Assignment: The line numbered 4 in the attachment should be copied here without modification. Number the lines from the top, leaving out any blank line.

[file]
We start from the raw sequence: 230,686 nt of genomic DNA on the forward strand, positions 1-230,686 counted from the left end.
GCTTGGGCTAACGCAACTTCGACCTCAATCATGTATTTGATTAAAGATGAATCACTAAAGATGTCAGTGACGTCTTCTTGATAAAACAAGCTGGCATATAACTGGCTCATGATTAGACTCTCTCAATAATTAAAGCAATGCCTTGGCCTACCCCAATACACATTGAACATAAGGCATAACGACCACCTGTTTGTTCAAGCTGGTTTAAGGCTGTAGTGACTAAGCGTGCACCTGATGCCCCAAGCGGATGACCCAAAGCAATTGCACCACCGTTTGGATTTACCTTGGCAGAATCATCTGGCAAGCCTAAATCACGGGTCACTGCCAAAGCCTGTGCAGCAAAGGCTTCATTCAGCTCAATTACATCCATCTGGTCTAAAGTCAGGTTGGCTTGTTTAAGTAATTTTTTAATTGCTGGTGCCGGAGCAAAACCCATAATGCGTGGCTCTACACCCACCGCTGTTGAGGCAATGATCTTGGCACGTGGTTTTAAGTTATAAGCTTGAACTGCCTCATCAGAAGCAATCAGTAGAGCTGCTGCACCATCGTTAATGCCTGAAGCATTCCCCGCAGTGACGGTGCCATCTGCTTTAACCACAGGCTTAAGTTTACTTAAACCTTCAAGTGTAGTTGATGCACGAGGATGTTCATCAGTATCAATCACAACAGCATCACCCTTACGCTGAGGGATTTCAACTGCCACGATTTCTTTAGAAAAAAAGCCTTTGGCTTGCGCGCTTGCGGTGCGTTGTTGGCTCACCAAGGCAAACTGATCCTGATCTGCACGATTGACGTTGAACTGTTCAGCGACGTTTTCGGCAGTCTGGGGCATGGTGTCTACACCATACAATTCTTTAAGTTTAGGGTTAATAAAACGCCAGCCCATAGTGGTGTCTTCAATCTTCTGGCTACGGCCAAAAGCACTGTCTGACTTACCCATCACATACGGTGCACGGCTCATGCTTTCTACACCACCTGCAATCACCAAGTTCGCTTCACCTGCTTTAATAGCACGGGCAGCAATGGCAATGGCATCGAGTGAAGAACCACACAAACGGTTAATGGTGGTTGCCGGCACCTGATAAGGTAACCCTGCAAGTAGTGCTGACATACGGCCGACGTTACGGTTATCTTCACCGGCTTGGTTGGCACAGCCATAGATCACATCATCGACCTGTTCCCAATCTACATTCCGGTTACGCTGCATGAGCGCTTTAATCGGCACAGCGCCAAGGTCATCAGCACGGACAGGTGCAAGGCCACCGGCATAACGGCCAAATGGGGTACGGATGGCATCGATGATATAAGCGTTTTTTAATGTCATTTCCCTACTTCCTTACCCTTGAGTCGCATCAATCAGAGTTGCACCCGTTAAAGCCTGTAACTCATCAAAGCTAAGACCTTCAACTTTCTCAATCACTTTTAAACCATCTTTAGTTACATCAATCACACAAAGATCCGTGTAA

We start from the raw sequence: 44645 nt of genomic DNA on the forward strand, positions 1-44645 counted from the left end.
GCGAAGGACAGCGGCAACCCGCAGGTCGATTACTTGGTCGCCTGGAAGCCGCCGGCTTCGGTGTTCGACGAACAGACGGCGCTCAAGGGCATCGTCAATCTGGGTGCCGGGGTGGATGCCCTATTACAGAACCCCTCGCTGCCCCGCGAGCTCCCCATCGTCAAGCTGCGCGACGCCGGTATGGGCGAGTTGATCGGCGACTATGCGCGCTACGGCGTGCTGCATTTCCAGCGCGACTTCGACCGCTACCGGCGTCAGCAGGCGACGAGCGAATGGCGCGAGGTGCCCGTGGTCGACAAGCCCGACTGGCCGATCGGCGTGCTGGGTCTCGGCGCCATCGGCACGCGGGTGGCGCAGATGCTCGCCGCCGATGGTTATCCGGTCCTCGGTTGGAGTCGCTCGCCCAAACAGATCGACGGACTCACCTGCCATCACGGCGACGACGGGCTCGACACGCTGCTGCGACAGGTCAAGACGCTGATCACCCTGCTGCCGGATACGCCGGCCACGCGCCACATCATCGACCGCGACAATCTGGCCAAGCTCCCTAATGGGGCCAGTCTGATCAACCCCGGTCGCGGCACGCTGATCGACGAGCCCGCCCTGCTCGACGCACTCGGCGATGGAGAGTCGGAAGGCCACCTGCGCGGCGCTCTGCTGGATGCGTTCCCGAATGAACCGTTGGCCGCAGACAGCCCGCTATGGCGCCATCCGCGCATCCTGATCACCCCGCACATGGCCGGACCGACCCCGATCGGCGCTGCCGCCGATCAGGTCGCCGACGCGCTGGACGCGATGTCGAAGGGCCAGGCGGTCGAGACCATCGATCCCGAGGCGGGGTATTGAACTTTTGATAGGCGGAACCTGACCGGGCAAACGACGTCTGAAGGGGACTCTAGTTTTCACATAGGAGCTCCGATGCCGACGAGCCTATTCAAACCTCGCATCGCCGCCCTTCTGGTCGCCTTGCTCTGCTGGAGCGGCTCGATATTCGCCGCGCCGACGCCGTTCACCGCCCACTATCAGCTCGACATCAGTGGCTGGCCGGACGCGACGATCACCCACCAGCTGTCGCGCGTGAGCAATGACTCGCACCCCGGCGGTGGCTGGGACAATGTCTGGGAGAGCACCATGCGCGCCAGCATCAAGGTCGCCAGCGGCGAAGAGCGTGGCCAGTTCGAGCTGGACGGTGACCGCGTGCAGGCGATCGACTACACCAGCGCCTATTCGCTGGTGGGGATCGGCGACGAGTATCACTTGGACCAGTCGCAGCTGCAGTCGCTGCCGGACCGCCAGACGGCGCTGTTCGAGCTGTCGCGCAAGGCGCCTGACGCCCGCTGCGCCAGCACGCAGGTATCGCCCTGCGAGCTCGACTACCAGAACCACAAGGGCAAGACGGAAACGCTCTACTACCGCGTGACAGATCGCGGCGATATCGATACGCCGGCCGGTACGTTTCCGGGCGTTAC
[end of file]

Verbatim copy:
GCGAAGGACAGCGGCAACCCGCAGGTCGATTACTTGGTCGCCTGGAAGCCGCCGGCTTCGGTGTTCGACGAACAGACGGCGCTCAAGGGCATCGTCAATCTGGGTGCCGGGGTGGATGCCCTATTACAGAACCCCTCGCTGCCCCGCGAGCTCCCCATCGTCAAGCTGCGCGACGCCGGTATGGGCGAGTTGATCGGCGACTATGCGCGCTACGGCGTGCTGCATTTCCAGCGCGACTTCGACCGCTACCGGCGTCAGCAGGCGACGAGCGAATGGCGCGAGGTGCCCGTGGTCGACAAGCCCGACTGGCCGATCGGCGTGCTGGGTCTCGGCGCCATCGGCACGCGGGTGGCGCAGATGCTCGCCGCCGATGGTTATCCGGTCCTCGGTTGGAGTCGCTCGCCCAAACAGATCGACGGACTCACCTGCCATCACGGCGACGACGGGCTCGACACGCTGCTGCGACAGGTCAAGACGCTGATCACCCTGCTGCCGGATACGCCGGCCACGCGCCACATCATCGACCGCGACAATCTGGCCAAGCTCCCTAATGGGGCCAGTCTGATCAACCCCGGTCGCGGCACGCTGATCGACGAGCCCGCCCTGCTCGACGCACTCGGCGATGGAGAGTCGGAAGGCCACCTGCGCGGCGCTCTGCTGGATGCGTTCCCGAATGAACCGTTGGCCGCAGACAGCCCGCTATGGCGCCATCCGCGCATCCTGATCACCCCGCACATGGCCGGACCGACCCCGATCGGCGCTGCCGCCGATCAGGTCGCCGACGCGCTGGACGCGATGTCGAAGGGCCAGGCGGTCGAGACCATCGATCCCGAGGCGGGGTATTGAACTTTTGATAGGCGGAACCTGACCGGGCAAACGACGTCTGAAGGGGACTCTAGTTTTCACATAGGAGCTCCGATGCCGACGAGCCTATTCAAACCTCGCATCGCCGCCCTTCTGGTCGCCTTGCTCTGCTGGAGCGGCTCGATATTCGCCGCGCCGACGCCGTTCACCGCCCACTATCAGCTCGACATCAGTGGCTGGCCGGACGCGACGATCACCCACCAGCTGTCGCGCGTGAGCAATGACTCGCACCCCGGCGGTGGCTGGGACAATGTCTGGGAGAGCACCATGCGCGCCAGCATCAAGGTCGCCAGCGGCGAAGAGCGTGGCCAGTTCGAGCTGGACGGTGACCGCGTGCAGGCGATCGACTACACCAGCGCCTATTCGCTGGTGGGGATCGGCGACGAGTATCACTTGGACCAGTCGCAGCTGCAGTCGCTGCCGGACCGCCAGACGGCGCTGTTCGAGCTGTCGCGCAAGGCGCCTGACGCCCGCTGCGCCAGCACGCAGGTATCGCCCTGCGAGCTCGACTACCAGAACCACAAGGGCAAGACGGAAACGCTCTACTACCGCGTGACAGATCGCGGCGATATCGATACGCCGGCCGGTACGTTTCCGGGCGTTAC